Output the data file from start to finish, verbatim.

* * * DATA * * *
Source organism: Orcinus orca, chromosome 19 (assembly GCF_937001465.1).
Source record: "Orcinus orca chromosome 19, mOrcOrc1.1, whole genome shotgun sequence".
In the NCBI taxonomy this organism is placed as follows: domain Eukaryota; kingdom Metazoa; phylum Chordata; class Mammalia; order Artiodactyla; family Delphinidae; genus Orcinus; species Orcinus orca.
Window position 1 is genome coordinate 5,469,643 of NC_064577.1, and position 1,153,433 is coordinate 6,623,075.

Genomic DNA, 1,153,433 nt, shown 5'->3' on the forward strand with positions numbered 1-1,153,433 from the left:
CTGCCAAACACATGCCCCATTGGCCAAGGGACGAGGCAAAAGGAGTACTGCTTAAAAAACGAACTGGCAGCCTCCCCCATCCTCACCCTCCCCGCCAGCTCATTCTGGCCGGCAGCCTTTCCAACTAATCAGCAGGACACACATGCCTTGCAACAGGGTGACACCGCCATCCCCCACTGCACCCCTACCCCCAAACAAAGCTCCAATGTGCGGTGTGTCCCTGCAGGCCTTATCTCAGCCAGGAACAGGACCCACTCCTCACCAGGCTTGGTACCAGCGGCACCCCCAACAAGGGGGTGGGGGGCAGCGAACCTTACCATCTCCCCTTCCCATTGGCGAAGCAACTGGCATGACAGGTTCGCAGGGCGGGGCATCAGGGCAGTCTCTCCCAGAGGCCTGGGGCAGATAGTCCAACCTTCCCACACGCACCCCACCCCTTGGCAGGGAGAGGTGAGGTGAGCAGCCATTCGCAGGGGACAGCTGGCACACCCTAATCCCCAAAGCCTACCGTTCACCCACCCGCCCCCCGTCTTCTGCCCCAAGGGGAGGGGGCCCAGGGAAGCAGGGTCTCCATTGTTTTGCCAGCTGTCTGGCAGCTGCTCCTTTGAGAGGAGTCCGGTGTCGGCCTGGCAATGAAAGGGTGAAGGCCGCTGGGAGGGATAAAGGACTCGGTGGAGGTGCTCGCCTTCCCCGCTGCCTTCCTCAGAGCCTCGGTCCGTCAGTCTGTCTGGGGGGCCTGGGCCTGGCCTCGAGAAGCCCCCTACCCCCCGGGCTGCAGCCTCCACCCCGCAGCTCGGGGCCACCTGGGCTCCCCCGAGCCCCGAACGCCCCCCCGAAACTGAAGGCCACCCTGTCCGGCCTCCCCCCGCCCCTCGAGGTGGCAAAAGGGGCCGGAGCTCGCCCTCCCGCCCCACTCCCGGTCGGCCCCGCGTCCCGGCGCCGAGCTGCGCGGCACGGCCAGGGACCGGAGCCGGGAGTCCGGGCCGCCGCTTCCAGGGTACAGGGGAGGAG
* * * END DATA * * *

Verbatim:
Source organism: Orcinus orca, chromosome 19 (assembly GCF_937001465.1).
Source record: "Orcinus orca chromosome 19, mOrcOrc1.1, whole genome shotgun sequence".
In the NCBI taxonomy this organism is placed as follows: domain Eukaryota; kingdom Metazoa; phylum Chordata; class Mammalia; order Artiodactyla; family Delphinidae; genus Orcinus; species Orcinus orca.
Window position 1 is genome coordinate 5,469,643 of NC_064577.1, and position 1,153,433 is coordinate 6,623,075.

Genomic DNA, 1,153,433 nt, shown 5'->3' on the forward strand with positions numbered 1-1,153,433 from the left:
CTGCCAAACACATGCCCCATTGGCCAAGGGACGAGGCAAAAGGAGTACTGCTTAAAAAACGAACTGGCAGCCTCCCCCATCCTCACCCTCCCCGCCAGCTCATTCTGGCCGGCAGCCTTTCCAACTAATCAGCAGGACACACATGCCTTGCAACAGGGTGACACCGCCATCCCCCACTGCACCCCTACCCCCAAACAAAGCTCCAATGTGCGGTGTGTCCCTGCAGGCCTTATCTCAGCCAGGAACAGGACCCACTCCTCACCAGGCTTGGTACCAGCGGCACCCCCAACAAGGGGGTGGGGGGCAGCGAACCTTACCATCTCCCCTTCCCATTGGCGAAGCAACTGGCATGACAGGTTCGCAGGGCGGGGCATCAGGGCAGTCTCTCCCAGAGGCCTGGGGCAGATAGTCCAACCTTCCCACACGCACCCCACCCCTTGGCAGGGAGAGGTGAGGTGAGCAGCCATTCGCAGGGGACAGCTGGCACACCCTAATCCCCAAAGCCTACCGTTCACCCACCCGCCCCCCGTCTTCTGCCCCAAGGGGAGGGGGCCCAGGGAAGCAGGGTCTCCATTGTTTTGCCAGCTGTCTGGCAGCTGCTCCTTTGAGAGGAGTCCGGTGTCGGCCTGGCAATGAAAGGGTGAAGGCCGCTGGGAGGGATAAAGGACTCGGTGGAGGTGCTCGCCTTCCCCGCTGCCTTCCTCAGAGCCTCGGTCCGTCAGTCTGTCTGGGGGGCCTGGGCCTGGCCTCGAGAAGCCCCCTACCCCCCGGGCTGCAGCCTCCACCCCGCAGCTCGGGGCCACCTGGGCTCCCCCGAGCCCCGAACGCCCCCCCGAAACTGAAGGCCACCCTGTCCGGCCTCCCCCCGCCCCTCGAGGTGGCAAAAGGGGCCGGAGCTCGCCCTCCCGCCCCACTCCCGGTCGGCCCCGCGTCCCGGCGCCGAGCTGCGCGGCACGGCCAGGGACCGGAGCCGGGAGTCCGGGCCGCCGCTTCCAGGGTACAGGGGAGGAG